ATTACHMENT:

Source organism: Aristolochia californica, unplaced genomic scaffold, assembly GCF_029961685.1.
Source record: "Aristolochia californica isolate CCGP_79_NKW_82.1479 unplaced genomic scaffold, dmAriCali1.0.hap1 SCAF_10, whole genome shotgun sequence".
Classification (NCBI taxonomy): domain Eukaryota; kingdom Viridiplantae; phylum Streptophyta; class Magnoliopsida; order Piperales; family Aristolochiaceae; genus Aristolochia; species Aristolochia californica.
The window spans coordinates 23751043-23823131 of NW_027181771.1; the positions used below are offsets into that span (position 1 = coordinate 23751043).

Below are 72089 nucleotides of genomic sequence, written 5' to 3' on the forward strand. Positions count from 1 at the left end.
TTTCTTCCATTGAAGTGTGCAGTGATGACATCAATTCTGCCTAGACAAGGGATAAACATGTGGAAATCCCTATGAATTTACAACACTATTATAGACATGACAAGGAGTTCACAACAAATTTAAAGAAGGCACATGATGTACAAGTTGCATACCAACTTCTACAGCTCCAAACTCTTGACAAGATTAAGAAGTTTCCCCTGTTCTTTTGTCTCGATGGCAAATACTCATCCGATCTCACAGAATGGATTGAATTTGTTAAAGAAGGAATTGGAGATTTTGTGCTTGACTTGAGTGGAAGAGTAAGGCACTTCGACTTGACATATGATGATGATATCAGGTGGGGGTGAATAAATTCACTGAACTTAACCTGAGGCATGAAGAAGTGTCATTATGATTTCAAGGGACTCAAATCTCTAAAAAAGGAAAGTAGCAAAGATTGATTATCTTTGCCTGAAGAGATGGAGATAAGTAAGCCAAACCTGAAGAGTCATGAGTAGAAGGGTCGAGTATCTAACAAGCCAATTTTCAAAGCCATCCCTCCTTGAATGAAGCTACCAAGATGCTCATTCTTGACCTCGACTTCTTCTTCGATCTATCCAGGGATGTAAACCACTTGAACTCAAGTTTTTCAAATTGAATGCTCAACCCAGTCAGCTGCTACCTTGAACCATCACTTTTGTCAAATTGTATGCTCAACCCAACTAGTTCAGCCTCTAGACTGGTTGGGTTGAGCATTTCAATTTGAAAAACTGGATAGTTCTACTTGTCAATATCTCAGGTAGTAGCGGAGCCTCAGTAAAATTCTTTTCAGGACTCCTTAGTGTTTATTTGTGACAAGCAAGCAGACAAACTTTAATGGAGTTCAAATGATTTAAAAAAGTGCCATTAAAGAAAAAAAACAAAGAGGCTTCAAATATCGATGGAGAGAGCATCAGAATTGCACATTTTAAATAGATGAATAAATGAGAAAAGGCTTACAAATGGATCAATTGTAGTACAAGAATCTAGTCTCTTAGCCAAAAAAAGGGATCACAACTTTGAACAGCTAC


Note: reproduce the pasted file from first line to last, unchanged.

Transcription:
Source organism: Aristolochia californica, unplaced genomic scaffold, assembly GCF_029961685.1.
Source record: "Aristolochia californica isolate CCGP_79_NKW_82.1479 unplaced genomic scaffold, dmAriCali1.0.hap1 SCAF_10, whole genome shotgun sequence".
Classification (NCBI taxonomy): domain Eukaryota; kingdom Viridiplantae; phylum Streptophyta; class Magnoliopsida; order Piperales; family Aristolochiaceae; genus Aristolochia; species Aristolochia californica.
The window spans coordinates 23751043-23823131 of NW_027181771.1; the positions used below are offsets into that span (position 1 = coordinate 23751043).

Below are 72089 nucleotides of genomic sequence, written 5' to 3' on the forward strand. Positions count from 1 at the left end.
TTTCTTCCATTGAAGTGTGCAGTGATGACATCAATTCTGCCTAGACAAGGGATAAACATGTGGAAATCCCTATGAATTTACAACACTATTATAGACATGACAAGGAGTTCACAACAAATTTAAAGAAGGCACATGATGTACAAGTTGCATACCAACTTCTACAGCTCCAAACTCTTGACAAGATTAAGAAGTTTCCCCTGTTCTTTTGTCTCGATGGCAAATACTCATCCGATCTCACAGAATGGATTGAATTTGTTAAAGAAGGAATTGGAGATTTTGTGCTTGACTTGAGTGGAAGAGTAAGGCACTTCGACTTGACATATGATGATGATATCAGGTGGGGGTGAATAAATTCACTGAACTTAACCTGAGGCATGAAGAAGTGTCATTATGATTTCAAGGGACTCAAATCTCTAAAAAAGGAAAGTAGCAAAGATTGATTATCTTTGCCTGAAGAGATGGAGATAAGTAAGCCAAACCTGAAGAGTCATGAGTAGAAGGGTCGAGTATCTAACAAGCCAATTTTCAAAGCCATCCCTCCTTGAATGAAGCTACCAAGATGCTCATTCTTGACCTCGACTTCTTCTTCGATCTATCCAGGGATGTAAACCACTTGAACTCAAGTTTTTCAAATTGAATGCTCAACCCAGTCAGCTGCTACCTTGAACCATCACTTTTGTCAAATTGTATGCTCAACCCAACTAGTTCAGCCTCTAGACTGGTTGGGTTGAGCATTTCAATTTGAAAAACTGGATAGTTCTACTTGTCAATATCTCAGGTAGTAGCGGAGCCTCAGTAAAATTCTTTTCAGGACTCCTTAGTGTTTATTTGTGACAAGCAAGCAGACAAACTTTAATGGAGTTCAAATGATTTAAAAAAGTGCCATTAAAGAAAAAAAACAAAGAGGCTTCAAATATCGATGGAGAGAGCATCAGAATTGCACATTTTAAATAGATGAATAAATGAGAAAAGGCTTACAAATGGATCAATTGTAGTACAAGAATCTAGTCTCTTAGCCAAAAAAAGGGATCACAACTTTGAACAGCTAC